Alexander Ptushko - Writer





Animator. Nationality: Russian. Born: Alexander Lukich Ptushko in Lugansk, 6 April 1900. Education: Attended Plekhanov Institute of Economics. Career: 1920s—actor, newspaper correspondent, and painter in Don region; 1927—entered film industry, writing, directing, and animating shorts combining cartoon and trick work; 1935— New Gulliver claimed to be first feature-length puppet (wax figure) animated film ever made; during World War II—"combat director" of many films, continued to make animated and trick films; 1944—became head of Animation Studios; 1946—instrumental in developing use of color, beginning with live-action The Stone Flower (mostly shot at Barrandov Studios, Prague); 1956—made first Soviet wide-screen feature, Ilya Muromets ; 1958—pioneer in combining animation and special effects in Soviet-Finnish coproduction Sampo . Awards: First Prize for Color Film, Cannes Festival, for The Stone Flower , 1946; State Prize for The Stone Flower , 1947; Silver Lion, Venice Festival, for Sadko , 1953; People's Artist of the RSFSR, 1957.

Films as Director:

1928

Chto delat' ( What to Do ); Shifrovanny Document ( Document in Cipher )

1929

Kniga v derevne ( Book in the Country ); Sluchi na stadione ( Event in the Stadium ); Stet priklyuchenni ( 100 Adventures )

1930

Kino v derevne ( Cinema in the Country ); Krepi oboronu

1932

Vlasteli byta ( How Rulers Live ); Begstvo Puankare ( The Flight [or Desertion] of Poincaré )

1935

Novy Gulliver ( The New Gulliver )

1937

Skazka o rybake i rybke ( Tale of the Fisherman and the Little Fish ); Vesyoli musikanti ( The Jolly Musicians )

1939

Zolotoi klyuchik ( The Golden Key )

1946

Kammeny tsvetok ( The Stone Flower )

1948

Tri vstrechi ( Three Encounters ) (co-d)

1952

Sadko

1956

Ilya Myromets

1958

Sampo

1961

Alye parusa ( Red Sails )

1964

Tale of Lost Time

1966

The Tale of Czar Sultan

Publications

By PTUSHKO: article—

"Stepping Out of the Soviet," in Films and Filming (London), January 1960.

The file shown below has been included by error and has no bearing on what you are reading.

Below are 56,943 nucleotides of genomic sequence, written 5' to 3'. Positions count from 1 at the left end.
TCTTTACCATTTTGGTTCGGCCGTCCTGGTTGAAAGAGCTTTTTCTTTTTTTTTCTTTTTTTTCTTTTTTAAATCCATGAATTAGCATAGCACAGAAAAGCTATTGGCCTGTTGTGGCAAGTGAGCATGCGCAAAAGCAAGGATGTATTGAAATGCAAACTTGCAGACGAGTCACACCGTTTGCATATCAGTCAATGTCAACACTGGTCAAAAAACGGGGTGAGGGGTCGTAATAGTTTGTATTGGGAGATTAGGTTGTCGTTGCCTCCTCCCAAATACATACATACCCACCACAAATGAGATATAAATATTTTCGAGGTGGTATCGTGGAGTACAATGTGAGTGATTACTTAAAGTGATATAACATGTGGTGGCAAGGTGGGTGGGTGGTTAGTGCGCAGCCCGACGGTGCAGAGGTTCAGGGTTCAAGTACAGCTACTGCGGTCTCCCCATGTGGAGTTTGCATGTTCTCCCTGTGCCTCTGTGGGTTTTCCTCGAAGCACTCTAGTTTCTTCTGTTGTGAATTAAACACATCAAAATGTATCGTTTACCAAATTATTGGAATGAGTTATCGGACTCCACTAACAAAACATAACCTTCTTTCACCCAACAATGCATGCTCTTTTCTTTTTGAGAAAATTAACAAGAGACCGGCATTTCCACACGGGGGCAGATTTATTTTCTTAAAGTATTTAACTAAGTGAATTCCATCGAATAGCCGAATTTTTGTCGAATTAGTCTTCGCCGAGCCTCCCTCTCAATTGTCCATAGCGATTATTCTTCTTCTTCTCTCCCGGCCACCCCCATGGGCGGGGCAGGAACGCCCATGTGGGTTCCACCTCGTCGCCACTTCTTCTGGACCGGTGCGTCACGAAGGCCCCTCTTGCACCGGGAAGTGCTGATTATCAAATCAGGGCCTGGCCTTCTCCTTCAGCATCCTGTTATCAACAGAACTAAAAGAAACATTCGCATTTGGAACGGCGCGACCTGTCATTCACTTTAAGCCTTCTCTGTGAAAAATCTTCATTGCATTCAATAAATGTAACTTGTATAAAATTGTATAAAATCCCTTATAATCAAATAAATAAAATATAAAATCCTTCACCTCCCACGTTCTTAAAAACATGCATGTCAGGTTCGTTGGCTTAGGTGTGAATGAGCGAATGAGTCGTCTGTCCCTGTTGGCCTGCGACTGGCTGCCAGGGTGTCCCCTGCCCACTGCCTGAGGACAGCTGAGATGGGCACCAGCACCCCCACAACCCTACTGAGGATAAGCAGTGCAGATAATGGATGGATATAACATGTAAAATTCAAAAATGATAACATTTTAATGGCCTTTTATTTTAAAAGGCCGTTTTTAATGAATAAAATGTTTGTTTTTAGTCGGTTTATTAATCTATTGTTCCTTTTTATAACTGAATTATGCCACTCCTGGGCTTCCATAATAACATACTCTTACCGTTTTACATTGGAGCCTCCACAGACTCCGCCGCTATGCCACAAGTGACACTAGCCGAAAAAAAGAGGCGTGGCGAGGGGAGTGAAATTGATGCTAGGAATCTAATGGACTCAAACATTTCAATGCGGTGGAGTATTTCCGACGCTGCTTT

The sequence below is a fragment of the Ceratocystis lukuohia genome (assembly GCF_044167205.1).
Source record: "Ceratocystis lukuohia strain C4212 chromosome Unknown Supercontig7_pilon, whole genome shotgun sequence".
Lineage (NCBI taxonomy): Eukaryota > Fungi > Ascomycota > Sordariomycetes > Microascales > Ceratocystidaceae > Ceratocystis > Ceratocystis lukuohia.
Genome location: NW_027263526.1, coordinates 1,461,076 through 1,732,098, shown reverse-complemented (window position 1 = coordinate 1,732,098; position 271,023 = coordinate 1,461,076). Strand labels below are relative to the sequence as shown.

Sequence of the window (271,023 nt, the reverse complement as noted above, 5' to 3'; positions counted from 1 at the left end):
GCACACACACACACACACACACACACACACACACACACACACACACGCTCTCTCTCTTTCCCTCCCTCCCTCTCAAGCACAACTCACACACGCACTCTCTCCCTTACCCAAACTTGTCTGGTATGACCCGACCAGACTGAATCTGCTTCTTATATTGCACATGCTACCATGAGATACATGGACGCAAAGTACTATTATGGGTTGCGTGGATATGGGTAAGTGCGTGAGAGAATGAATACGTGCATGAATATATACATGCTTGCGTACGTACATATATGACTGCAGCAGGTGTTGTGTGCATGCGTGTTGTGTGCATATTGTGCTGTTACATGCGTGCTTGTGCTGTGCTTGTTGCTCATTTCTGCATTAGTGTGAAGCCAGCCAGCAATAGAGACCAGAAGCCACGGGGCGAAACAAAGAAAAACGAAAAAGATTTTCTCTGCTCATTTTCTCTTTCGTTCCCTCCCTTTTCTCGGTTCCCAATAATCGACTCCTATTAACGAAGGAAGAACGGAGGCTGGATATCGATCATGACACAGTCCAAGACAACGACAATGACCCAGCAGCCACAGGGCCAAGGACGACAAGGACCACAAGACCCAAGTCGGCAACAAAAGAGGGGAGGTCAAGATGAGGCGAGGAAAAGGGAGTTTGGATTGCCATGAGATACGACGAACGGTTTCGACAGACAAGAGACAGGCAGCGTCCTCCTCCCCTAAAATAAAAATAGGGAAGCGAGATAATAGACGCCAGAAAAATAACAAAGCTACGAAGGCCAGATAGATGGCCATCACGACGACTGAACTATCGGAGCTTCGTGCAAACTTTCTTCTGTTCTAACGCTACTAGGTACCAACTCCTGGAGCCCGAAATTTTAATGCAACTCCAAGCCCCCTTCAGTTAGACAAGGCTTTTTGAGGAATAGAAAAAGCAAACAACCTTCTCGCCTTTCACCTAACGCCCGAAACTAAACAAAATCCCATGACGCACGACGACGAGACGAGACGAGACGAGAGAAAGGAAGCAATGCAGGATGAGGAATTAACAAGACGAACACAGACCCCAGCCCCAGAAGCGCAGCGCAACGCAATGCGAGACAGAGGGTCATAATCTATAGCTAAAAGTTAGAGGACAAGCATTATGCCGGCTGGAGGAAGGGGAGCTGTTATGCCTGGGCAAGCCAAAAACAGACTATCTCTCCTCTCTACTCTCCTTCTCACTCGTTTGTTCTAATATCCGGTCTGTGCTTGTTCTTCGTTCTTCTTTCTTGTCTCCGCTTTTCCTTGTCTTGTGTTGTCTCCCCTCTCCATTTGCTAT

On PTUSHKO: articles—

Iskusstvo Kino (Moscow), July 1973.

Iluzjon , vol. 2, 1987.

Iskusstvo Kino (Moscow), March 1997.

Outré (Evanston), vol. 1, no. 7, 1997.


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The "actors" in Alexander Ptushko's most important movies are neither flesh-and-blood professionals nor amateurs, but puppets—three-dimensional modelled figures. Ptushko expanded the art-form initiated by Wladyslaw Starewicz, who first produced stop-motion films in Russia prior to the Revolution. Starewicz's works were ingeniously animated, and it is to his credit that three-dimensional figure animation is thought of as a native Russian art. However, Ptushko added sound to the images, as well as more complex plotlines and feature-length running times.

Ptushko began his career as a cartoonist, one of the most sardonic of the 1920s. His first short sound films, also employing puppets, were only adequate, but he perfected his technique from year to year and project to project. His most famous film is his first full-length movie, Novy Gulliver (The New Gulliver) , based on Jonathan Swift's Gulliver's Travels —easily the best of all Soviet animated films, and the world's first feature starring puppets.

Unlike Dave Fleischer's 1939 animated cartoon, the scenario does not remain faithful to Swift. Instead, The New Gulliver is Gulliver's Travels with a twist. It is framed by a reading in a camp of Young Pioneers: Gulliver arrives in a Lilliput under the control of a dimwitted king and his secret police, and assists the oppressed during a workers' revolt. One human performer does appear: a boy (V. Konstantinov), who falls asleep and dreams himself into the story as Gulliver.

The New Gulliver took three years to produce, and was made before Walt Disney released his first animated feature, Snow White and the Seven Dwarfs . It is the first Soviet sound film to utilize extended multiplication and reproduction from models: the puppets—which are actually dolls—are not moved like marionettes but photographed motionless, in innumerable positions, a process similar to that in animation. They are modelled in clay, and there are no hidden mechanisms. Each has between two and 300 separate heads (or, if you will, masks), all interchangeable and featuring a wide array of gestures and expressions. These puppets feel and think, love and hate—in short, they become human: one contemporary reviewer predicted that they could successfully compete with Clark Gable and Joan Crawford in the Academy Awards competition. In its own modest way, The New Gulliver ranks with Battleship Potemkin in innovation. The film was Ptushko's first to be widely distributed outside the Soviet union. Portions were screened at the second film festival of Venice in 1934.

"I have striven (in my films)," Ptushko wrote, "to portray the theme I love best—mankind's dream of a better life, of happiness for people in general." This is fulfilled in The New Gulliver —though within a "party line" framework—as the populace liberates itself from its crazed ruler. This spirit was also carried into Ptushko's later career, when he directed live-action features adapted from Russian folk stories.

Myths and legends are Ptushko's most prevalent subject matter, whether his films feature puppets or actors. But those starring small figures cast in the likeness of the human form are regarded with special preference and affection.

—Rob Edelman

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